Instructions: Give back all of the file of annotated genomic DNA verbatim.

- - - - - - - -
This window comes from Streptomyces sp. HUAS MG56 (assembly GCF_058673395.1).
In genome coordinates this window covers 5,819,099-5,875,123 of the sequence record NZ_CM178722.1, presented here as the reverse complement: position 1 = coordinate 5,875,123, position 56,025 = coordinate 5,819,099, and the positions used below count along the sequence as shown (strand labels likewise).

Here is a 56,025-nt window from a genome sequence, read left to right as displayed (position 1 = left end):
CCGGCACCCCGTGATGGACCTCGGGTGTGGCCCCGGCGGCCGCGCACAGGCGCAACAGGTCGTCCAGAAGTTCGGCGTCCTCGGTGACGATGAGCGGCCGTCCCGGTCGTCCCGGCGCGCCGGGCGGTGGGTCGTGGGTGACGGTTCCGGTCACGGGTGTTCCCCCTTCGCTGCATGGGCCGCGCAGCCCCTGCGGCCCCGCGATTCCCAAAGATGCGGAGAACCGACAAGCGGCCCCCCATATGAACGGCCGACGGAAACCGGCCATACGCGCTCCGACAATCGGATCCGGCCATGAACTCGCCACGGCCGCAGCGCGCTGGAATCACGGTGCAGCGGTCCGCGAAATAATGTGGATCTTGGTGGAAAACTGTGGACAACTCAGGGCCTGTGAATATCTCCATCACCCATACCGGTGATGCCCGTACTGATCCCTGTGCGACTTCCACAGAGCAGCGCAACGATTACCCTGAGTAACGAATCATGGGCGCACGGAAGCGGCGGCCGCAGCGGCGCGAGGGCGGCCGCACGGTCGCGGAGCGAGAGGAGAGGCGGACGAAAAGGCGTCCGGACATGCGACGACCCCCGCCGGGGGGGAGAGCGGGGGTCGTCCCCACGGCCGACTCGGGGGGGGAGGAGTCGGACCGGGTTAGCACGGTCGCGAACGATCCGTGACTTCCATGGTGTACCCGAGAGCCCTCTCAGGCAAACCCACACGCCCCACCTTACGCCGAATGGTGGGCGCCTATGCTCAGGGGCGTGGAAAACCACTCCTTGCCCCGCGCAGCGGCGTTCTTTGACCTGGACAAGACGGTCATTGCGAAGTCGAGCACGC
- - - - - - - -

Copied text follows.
This window comes from Streptomyces sp. HUAS MG56 (assembly GCF_058673395.1).
In genome coordinates this window covers 5,819,099-5,875,123 of the sequence record NZ_CM178722.1, presented here as the reverse complement: position 1 = coordinate 5,875,123, position 56,025 = coordinate 5,819,099, and the positions used below count along the sequence as shown (strand labels likewise).

Here is a 56,025-nt window from a genome sequence, read left to right as displayed (position 1 = left end):
CCGGCACCCCGTGATGGACCTCGGGTGTGGCCCCGGCGGCCGCGCACAGGCGCAACAGGTCGTCCAGAAGTTCGGCGTCCTCGGTGACGATGAGCGGCCGTCCCGGTCGTCCCGGCGCGCCGGGCGGTGGGTCGTGGGTGACGGTTCCGGTCACGGGTGTTCCCCCTTCGCTGCATGGGCCGCGCAGCCCCTGCGGCCCCGCGATTCCCAAAGATGCGGAGAACCGACAAGCGGCCCCCCATATGAACGGCCGACGGAAACCGGCCATACGCGCTCCGACAATCGGATCCGGCCATGAACTCGCCACGGCCGCAGCGCGCTGGAATCACGGTGCAGCGGTCCGCGAAATAATGTGGATCTTGGTGGAAAACTGTGGACAACTCAGGGCCTGTGAATATCTCCATCACCCATACCGGTGATGCCCGTACTGATCCCTGTGCGACTTCCACAGAGCAGCGCAACGATTACCCTGAGTAACGAATCATGGGCGCACGGAAGCGGCGGCCGCAGCGGCGCGAGGGCGGCCGCACGGTCGCGGAGCGAGAGGAGAGGCGGACGAAAAGGCGTCCGGACATGCGACGACCCCCGCCGGGGGGGAGAGCGGGGGTCGTCCCCACGGCCGACTCGGGGGGGGAGGAGTCGGACCGGGTTAGCACGGTCGCGAACGATCCGTGACTTCCATGGTGTACCCGAGAGCCCTCTCAGGCAAACCCACACGCCCCACCTTACGCCGAATGGTGGGCGCCTATGCTCAGGGGCGTGGAAAACCACTCCTTGCCCCGCGCAGCGGCGTTCTTTGACCTGGACAAGACGGTCATTGCGAAGTCGAGCACGC